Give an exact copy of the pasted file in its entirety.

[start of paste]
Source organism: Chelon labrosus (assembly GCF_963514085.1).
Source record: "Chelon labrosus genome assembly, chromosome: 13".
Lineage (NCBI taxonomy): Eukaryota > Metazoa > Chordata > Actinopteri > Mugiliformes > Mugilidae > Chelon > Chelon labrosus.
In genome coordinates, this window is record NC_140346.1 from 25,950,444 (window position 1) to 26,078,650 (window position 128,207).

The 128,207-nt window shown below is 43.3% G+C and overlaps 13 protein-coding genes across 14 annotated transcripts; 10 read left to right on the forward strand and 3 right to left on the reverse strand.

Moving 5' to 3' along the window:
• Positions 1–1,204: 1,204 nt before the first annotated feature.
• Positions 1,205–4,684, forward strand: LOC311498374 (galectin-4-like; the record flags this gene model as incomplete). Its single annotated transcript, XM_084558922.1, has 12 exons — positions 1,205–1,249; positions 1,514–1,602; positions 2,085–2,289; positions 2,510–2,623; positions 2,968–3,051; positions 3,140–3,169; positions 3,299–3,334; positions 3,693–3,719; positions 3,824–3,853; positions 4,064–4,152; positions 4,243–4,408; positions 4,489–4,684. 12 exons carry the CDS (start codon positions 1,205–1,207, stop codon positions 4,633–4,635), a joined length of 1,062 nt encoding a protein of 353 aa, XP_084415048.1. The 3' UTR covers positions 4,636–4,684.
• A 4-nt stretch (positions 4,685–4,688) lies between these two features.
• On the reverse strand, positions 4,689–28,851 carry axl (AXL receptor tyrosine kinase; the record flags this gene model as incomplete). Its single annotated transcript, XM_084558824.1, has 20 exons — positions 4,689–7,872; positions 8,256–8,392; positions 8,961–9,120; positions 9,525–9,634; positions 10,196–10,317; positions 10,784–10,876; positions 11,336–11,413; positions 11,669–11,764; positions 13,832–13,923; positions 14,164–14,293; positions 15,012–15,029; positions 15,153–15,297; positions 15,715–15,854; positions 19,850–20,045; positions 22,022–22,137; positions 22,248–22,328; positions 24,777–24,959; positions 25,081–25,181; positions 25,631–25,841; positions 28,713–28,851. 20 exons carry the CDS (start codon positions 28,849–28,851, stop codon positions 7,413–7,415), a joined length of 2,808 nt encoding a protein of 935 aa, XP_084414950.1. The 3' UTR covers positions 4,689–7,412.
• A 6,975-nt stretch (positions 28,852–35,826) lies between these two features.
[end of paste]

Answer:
Source organism: Chelon labrosus (assembly GCF_963514085.1).
Source record: "Chelon labrosus genome assembly, chromosome: 13".
Lineage (NCBI taxonomy): Eukaryota > Metazoa > Chordata > Actinopteri > Mugiliformes > Mugilidae > Chelon > Chelon labrosus.
In genome coordinates, this window is record NC_140346.1 from 25,950,444 (window position 1) to 26,078,650 (window position 128,207).

The 128,207-nt window shown below is 43.3% G+C and overlaps 13 protein-coding genes across 14 annotated transcripts; 10 read left to right on the forward strand and 3 right to left on the reverse strand.

Moving 5' to 3' along the window:
• Positions 1–1,204: 1,204 nt before the first annotated feature.
• Positions 1,205–4,684, forward strand: LOC311498374 (galectin-4-like; the record flags this gene model as incomplete). Its single annotated transcript, XM_084558922.1, has 12 exons — positions 1,205–1,249; positions 1,514–1,602; positions 2,085–2,289; positions 2,510–2,623; positions 2,968–3,051; positions 3,140–3,169; positions 3,299–3,334; positions 3,693–3,719; positions 3,824–3,853; positions 4,064–4,152; positions 4,243–4,408; positions 4,489–4,684. 12 exons carry the CDS (start codon positions 1,205–1,207, stop codon positions 4,633–4,635), a joined length of 1,062 nt encoding a protein of 353 aa, XP_084415048.1. The 3' UTR covers positions 4,636–4,684.
• A 4-nt stretch (positions 4,685–4,688) lies between these two features.
• On the reverse strand, positions 4,689–28,851 carry axl (AXL receptor tyrosine kinase; the record flags this gene model as incomplete). Its single annotated transcript, XM_084558824.1, has 20 exons — positions 4,689–7,872; positions 8,256–8,392; positions 8,961–9,120; positions 9,525–9,634; positions 10,196–10,317; positions 10,784–10,876; positions 11,336–11,413; positions 11,669–11,764; positions 13,832–13,923; positions 14,164–14,293; positions 15,012–15,029; positions 15,153–15,297; positions 15,715–15,854; positions 19,850–20,045; positions 22,022–22,137; positions 22,248–22,328; positions 24,777–24,959; positions 25,081–25,181; positions 25,631–25,841; positions 28,713–28,851. 20 exons carry the CDS (start codon positions 28,849–28,851, stop codon positions 7,413–7,415), a joined length of 2,808 nt encoding a protein of 935 aa, XP_084414950.1. The 3' UTR covers positions 4,689–7,412.
• A 6,975-nt stretch (positions 28,852–35,826) lies between these two features.